Our Homemade Dishwasher Detergent Experiment

This Frugal Friday I wanted to share our homemade dishwasher detergent experiment this week.  I was looking for a alternative to the Costco brand dishwasher detergent I had been using.  I wasn’t looking to change dishwasher detergent because of expense.  The Costco brand dishwasher detergent is actually very inexpensive.  I was looking to change because of the overwhelming chemical smell in my kitchen and on my dishes every time I washed a load of dishes.  I never noticed it being that bad until I became pregnant.  I can smell anything and everything now! 

I switched to a eco-friendly, all natural dishwashing detergent, however, for our size family and the amount of dishes we wash…the small bottles and cost factor wasn’t going to work for us.  It spurred me on to figure out a better alternative.  A friend of mine sent me this dishwashing detergent recipe from the blog More Green For Less

Homemade Dishwashing Detergent (makes about 70 loads)

Dry ingredients:

  • 3 cups baking soda
  • 1 cup borax
  • ¼ cup citric acid

Wet ingredients:

  • Vinegar
  • You also can use essential oils

In a container (large glass jar, plastic container with lid, or something air tight), mix the dry ingredients together.  I used a plastic container with a lid and put all the dry ingredients in, put the lid on and gave it a few shakes. 

Every load, place 1 tablespoon of dry ingredients in your dishwasher.  I then throw 1/4 cup of vinegar in the bottom of the dishwasher.  I don’t have essential oils to use for the dishwasher yet, but have thought about using a citrus essential oil. 

I’ve been washing several loads of dishes a day using our new homemade dishwashing detergent.  We have been very pleased with the results…..and I have been especially thrilled with the lack of smell and the cleanliness of the dishes.  I also like the simplicity of using few ingredients which also can be used in other areas of my home.  Most of the problems I have read about with homemade dishwashing detergent are results with cloudiness of the dishes.  We haven’t had this problem probably because of the addition of the citric acid which many recipes leave out. 

I have seen other recipes that use washing soda instead of baking soda.  I’m wondering what the difference is and might try a batch next time with washing soda and report my findings. 

9 comments on “Our Homemade Dishwasher Detergent Experiment

  1. So where do you buy citric acid?

  2. This is so cool! I am totally going to try this! Thanks!

  3. I’m in the cloudy dishes camp- it worked out great at first though and I still have been using it in a pinch if we run out of detergent. But once the residue is on there I have the worst time getting it off. I’m willing to try the citric acid- thanks so much for the tip!
    I see Bulkfoods.com carries it:

  4. Woohoo! I am SO excited that you posted this!! Thanks! Can’t wait to try it 🙂

  5. Love the recipe!  I have been looking to make our own!  Great idea.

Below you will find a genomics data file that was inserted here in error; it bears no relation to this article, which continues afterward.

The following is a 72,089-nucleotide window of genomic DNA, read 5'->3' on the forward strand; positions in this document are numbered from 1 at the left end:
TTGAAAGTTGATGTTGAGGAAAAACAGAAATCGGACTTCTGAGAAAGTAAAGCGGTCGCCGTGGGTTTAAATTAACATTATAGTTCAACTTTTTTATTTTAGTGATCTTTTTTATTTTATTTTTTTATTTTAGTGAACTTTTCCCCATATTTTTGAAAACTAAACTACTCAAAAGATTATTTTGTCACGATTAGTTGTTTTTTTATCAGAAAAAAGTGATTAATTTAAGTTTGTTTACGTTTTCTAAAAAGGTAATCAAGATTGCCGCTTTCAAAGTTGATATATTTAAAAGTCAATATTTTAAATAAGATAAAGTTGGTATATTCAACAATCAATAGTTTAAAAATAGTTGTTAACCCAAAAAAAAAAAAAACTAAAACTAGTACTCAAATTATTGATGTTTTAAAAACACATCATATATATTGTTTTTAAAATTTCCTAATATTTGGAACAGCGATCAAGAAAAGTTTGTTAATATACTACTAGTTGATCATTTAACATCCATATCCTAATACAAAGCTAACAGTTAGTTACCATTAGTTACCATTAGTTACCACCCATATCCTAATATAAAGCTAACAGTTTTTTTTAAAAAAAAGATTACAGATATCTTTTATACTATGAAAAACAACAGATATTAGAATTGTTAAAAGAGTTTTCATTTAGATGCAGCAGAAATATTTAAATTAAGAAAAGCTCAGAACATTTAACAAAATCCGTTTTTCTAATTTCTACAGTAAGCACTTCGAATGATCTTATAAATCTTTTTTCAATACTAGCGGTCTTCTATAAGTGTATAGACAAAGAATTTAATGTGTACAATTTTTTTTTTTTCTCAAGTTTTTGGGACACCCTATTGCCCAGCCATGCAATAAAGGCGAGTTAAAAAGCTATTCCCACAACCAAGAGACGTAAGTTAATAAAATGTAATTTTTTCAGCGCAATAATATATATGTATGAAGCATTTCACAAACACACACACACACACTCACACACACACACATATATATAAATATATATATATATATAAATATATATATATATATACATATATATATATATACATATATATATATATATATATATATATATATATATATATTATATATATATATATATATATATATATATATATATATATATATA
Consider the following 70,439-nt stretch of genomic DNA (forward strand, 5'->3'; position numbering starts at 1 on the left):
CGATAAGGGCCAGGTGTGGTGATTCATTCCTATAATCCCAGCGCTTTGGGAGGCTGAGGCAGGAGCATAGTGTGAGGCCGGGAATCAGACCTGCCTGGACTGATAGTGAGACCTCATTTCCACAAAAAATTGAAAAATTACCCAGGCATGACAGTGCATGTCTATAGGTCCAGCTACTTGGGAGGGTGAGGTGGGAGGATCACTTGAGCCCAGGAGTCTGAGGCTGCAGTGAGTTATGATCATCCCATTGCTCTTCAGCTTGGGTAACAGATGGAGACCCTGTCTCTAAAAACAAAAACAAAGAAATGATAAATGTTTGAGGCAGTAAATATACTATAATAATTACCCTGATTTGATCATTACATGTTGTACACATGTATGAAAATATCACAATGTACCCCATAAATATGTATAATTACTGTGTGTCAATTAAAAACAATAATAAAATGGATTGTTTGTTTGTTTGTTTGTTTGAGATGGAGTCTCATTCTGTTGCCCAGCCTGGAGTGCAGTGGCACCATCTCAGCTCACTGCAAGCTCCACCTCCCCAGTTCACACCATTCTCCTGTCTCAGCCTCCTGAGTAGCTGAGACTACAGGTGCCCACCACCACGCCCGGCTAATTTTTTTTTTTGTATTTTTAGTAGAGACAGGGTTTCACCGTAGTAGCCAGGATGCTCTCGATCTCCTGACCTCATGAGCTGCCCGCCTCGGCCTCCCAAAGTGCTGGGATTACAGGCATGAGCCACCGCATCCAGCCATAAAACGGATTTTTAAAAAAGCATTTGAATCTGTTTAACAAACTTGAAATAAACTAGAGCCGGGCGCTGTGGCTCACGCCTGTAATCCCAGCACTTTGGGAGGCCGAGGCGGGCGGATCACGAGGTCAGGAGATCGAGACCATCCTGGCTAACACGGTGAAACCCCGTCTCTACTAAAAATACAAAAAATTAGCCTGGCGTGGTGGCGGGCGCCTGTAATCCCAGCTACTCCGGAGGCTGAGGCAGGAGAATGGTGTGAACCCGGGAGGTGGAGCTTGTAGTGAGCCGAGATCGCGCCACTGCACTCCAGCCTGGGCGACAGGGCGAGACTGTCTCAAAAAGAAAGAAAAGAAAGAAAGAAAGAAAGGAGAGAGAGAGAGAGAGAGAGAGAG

6. Funny, just last night I went to Kroger up here in MI and bought vinegar and alcohol to make homemade window cleaner.  I’m going to try the dishwasher det next. Where do you buy citric acid?

    Thanks,
    Jamie

    • Great idea.
      Confectioner and cake decorating stores would carry citric acid, but probably more expensive than a health food store and pharmacy.
      As far as the “cloudiness” goes, I have always heard that glassware etches from too much dishwasher detergent. So its not really a film, but etched by abrasiveness. Manufacturers probably add an ingredient that breaks down the cleaning agents to prevent this from happening…the citric acid may be doing the same.

  7. I bought my first little bit of citric acid at the little Amish store in my area.  I needed it for making mozzarella cheese.  There is also a brewing supply place in Nashville that has items like citric acid…so if you have a brewing or wine making shop anywhere near you, you should be able to get it there. 

    Also, Citric acid can be bought online at Herbal Com— 1 lb of citric acid is $3.25!

    I’ve bought herbs and spices from Herbal Com before.  They have a simple website but everything I’ve ordered from them…I’ve been very pleased with–great quality and price. 

    Here’s the link: 
    http://www.herbalcom.com/

    They do charge a $6.25 flat handling fee so if you can go in with others you can save some money there. 

    If you have any seasonings you’d like to mix…or herbal teas…. I order single herbs and spices and mix my own.  It really does work better when you can split it up with a friend though because the smallest bags they sell are 1 lb! 

  8. I found the Citric Acid at Atwoods, our local farm and ranch chain store in the canning section.  You can also make this smell to your preference by adding pure essential oil. 🙂

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